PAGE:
This paper starts from a premise relating to the act of fictional writing about eugenics and the way it may be understood as the embodiment and enactment of social imaginaries. It proposes that literature frequently, if not habitually, expresses the underside of what is expressed in public discourse. That is, far from being the implement of state policy or intervention, it acts in counterpoint to the state, constituting a type of social fantasy in that it explores through the realm of (...)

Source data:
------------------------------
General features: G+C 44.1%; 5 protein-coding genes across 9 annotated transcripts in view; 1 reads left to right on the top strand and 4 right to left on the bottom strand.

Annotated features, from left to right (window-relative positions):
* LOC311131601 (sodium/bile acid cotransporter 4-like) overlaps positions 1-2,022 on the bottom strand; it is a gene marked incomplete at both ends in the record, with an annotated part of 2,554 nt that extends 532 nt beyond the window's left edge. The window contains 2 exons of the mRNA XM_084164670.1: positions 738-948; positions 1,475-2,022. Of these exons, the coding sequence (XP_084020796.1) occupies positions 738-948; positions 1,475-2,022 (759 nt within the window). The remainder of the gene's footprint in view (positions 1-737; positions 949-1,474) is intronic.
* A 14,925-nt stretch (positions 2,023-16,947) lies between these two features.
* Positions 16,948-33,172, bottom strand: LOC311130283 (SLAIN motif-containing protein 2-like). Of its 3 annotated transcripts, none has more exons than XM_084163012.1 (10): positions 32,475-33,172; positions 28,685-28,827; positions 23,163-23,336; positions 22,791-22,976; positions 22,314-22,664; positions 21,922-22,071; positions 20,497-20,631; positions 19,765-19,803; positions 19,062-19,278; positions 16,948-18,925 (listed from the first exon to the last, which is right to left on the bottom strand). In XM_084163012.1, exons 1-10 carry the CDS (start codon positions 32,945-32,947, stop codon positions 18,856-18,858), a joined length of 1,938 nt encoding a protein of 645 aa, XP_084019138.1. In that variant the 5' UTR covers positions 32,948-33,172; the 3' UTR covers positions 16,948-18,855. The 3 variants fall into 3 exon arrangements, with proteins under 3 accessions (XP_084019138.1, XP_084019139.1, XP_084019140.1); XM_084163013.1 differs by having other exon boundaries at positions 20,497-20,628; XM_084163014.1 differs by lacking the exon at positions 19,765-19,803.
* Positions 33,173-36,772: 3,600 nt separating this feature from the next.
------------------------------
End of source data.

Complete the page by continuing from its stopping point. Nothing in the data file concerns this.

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  50. Louis P. Pojman & Lewis Vaughn (eds.) (2007). The Moral Life: An Introductory Reader in Ethics and Literature. Oxford University Press.
    Featuring new selections chosen by coeditor Lewis Vaughn, the third edition of Louis P. Pojman's The Moral Life: An Introductory Reader in Ethics and Literature brings together an extensive and varied collection of ninety-one classical and contemporary readings on ethical theory and practice. Integrating literature with philosophy in an innovative way, the book uses literary works to enliven and make concrete the ethical theory or applied issues addressed in each chapter. Literary works by Camus, Hawthorne, Hugo, Huxley, Ibsen, Le (...)